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What is Backflow?

Backflow occurs when water is drawn back into your main water supply from another source. The water entering the drinking water system may be contaminated, and will remain in water lines until it is drained from another fixture in your home or your neighbors. A serious health hazard could result when this contaminated water is used for drinking, cooking or bathing. Locations in your plumbing system where backflow can potentially occur are called cross connections. Some examples of cross connections include: hose connections to chemical solutions for herbicides, pesticides, or fertilizers. Lawn irrigation systems, water softeners, hose connections to a laundry tub, a pets water bowl, swimming pools, hot tubs, lake intake structures or any connection that has water are also examples of cross connections.

How does backflow occur?

Backflow is caused by either backsiphonage or backpressure. Backsiphonage occurs when a vacuum is induced on a piping system, just like drinking from a glass with a straw. Any hose can act as a “straw,” allowing undesirable liquids to be drawn through it. Back pressure occurs due to a drop in pressure from the water system. It is important to note that a drop in pressure is out of your control and can occur at any time. Just think that the hose you just left in the horse or dogs water bowl could be the straw that sucks that water directly into your faucet. You may be drinking the same water as your neighbor. We are all connected either through an aquifer or direct piping.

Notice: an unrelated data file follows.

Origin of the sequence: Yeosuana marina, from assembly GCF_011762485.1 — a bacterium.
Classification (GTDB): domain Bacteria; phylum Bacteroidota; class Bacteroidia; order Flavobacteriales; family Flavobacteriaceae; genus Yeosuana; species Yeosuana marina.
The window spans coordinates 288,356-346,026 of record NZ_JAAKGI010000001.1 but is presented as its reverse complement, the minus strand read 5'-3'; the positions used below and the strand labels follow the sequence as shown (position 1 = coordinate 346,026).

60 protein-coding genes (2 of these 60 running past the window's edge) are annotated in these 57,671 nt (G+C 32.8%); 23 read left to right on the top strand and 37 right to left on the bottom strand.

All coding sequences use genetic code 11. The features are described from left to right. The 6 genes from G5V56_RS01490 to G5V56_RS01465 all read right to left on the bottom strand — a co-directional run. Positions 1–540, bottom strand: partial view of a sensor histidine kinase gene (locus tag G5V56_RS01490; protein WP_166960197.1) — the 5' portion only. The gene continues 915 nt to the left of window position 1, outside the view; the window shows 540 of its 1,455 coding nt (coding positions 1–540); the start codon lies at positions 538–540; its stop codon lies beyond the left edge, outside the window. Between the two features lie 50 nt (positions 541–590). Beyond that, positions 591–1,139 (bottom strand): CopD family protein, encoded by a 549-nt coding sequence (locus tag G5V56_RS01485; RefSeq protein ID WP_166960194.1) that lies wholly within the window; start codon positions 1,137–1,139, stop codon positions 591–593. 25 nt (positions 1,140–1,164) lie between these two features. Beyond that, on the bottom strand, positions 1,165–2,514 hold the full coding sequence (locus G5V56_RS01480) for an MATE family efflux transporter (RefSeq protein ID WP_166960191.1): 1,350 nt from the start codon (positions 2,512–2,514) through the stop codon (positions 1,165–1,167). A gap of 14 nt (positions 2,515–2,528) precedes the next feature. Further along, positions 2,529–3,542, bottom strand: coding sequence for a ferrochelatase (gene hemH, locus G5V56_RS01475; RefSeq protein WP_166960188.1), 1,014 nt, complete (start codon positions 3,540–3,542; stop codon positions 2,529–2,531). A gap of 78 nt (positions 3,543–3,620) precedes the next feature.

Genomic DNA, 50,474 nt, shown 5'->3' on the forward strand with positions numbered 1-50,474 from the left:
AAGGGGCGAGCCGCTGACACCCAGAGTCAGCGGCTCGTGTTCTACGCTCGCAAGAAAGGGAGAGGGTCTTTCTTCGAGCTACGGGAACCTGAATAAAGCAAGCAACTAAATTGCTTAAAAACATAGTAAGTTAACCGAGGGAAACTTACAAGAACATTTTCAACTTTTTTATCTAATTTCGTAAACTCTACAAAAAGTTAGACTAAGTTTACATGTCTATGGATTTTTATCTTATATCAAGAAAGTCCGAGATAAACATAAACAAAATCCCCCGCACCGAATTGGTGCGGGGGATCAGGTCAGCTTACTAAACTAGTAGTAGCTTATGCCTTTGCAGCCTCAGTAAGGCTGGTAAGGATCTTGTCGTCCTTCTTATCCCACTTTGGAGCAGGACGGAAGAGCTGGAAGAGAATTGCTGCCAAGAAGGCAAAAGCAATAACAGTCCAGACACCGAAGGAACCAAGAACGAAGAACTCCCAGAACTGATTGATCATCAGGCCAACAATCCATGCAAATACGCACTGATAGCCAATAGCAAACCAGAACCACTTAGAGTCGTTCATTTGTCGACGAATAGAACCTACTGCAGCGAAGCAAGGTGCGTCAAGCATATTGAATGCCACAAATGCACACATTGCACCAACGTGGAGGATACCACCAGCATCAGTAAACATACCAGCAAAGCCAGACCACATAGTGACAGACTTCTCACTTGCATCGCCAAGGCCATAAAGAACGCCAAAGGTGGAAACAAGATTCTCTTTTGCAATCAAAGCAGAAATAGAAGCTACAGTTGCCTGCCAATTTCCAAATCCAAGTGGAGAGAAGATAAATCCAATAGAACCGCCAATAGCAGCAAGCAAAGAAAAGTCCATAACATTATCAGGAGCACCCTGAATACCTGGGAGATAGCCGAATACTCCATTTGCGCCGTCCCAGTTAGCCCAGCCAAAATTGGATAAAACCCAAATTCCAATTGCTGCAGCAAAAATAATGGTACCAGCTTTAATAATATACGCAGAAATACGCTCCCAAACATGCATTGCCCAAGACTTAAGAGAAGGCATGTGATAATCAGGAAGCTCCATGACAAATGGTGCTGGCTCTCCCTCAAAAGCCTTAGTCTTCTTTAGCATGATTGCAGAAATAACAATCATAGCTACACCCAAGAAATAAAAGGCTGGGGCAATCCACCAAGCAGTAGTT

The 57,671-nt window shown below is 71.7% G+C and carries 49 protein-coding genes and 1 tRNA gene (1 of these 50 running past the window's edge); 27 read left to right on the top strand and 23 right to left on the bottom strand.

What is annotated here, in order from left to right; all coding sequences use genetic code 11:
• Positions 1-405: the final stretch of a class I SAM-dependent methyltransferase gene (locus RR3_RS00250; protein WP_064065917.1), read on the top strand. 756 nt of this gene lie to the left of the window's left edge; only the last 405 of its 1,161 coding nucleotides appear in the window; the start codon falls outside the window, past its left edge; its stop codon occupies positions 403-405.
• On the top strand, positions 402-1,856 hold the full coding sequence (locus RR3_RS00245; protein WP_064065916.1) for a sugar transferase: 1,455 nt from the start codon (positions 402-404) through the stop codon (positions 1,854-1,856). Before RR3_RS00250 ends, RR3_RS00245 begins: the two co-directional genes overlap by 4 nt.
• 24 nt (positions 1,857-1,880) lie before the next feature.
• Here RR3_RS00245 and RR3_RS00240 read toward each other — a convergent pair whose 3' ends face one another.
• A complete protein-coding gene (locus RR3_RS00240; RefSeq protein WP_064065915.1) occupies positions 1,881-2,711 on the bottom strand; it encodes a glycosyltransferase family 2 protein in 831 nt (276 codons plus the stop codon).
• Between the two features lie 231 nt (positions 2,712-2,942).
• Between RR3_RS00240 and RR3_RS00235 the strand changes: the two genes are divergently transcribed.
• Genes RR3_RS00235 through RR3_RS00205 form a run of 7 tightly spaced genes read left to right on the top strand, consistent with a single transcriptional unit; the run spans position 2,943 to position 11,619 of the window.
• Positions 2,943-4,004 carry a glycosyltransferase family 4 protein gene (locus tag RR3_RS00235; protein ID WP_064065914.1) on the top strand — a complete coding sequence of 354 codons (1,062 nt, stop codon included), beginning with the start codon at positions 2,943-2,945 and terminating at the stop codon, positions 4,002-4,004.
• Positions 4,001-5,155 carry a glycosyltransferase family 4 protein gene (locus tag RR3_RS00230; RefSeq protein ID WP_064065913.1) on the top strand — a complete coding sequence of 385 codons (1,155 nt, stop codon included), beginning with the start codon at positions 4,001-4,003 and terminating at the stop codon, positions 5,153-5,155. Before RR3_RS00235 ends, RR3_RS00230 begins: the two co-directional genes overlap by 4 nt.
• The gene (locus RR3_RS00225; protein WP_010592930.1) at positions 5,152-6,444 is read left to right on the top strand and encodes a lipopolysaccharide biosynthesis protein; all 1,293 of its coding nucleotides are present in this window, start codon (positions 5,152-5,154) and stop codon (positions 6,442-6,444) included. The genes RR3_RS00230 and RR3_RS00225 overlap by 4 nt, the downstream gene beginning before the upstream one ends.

What should you do?

Installation of backflow devices will protect potable water supplies from contamination due to backflow. Generally, city ordinances require backflow preventers to be installed where cross connections may occur. These devices must be tested annually to ensure they are functioning properly. In places where installation and testing of mechanical backflow preventers is not possible, an air gap separation is usually required. Historically, cross connections have been one of the most serious public health threats. It is possible to siphon your neighbors whole duck pond back into a public drinking water supply and then send it to your community.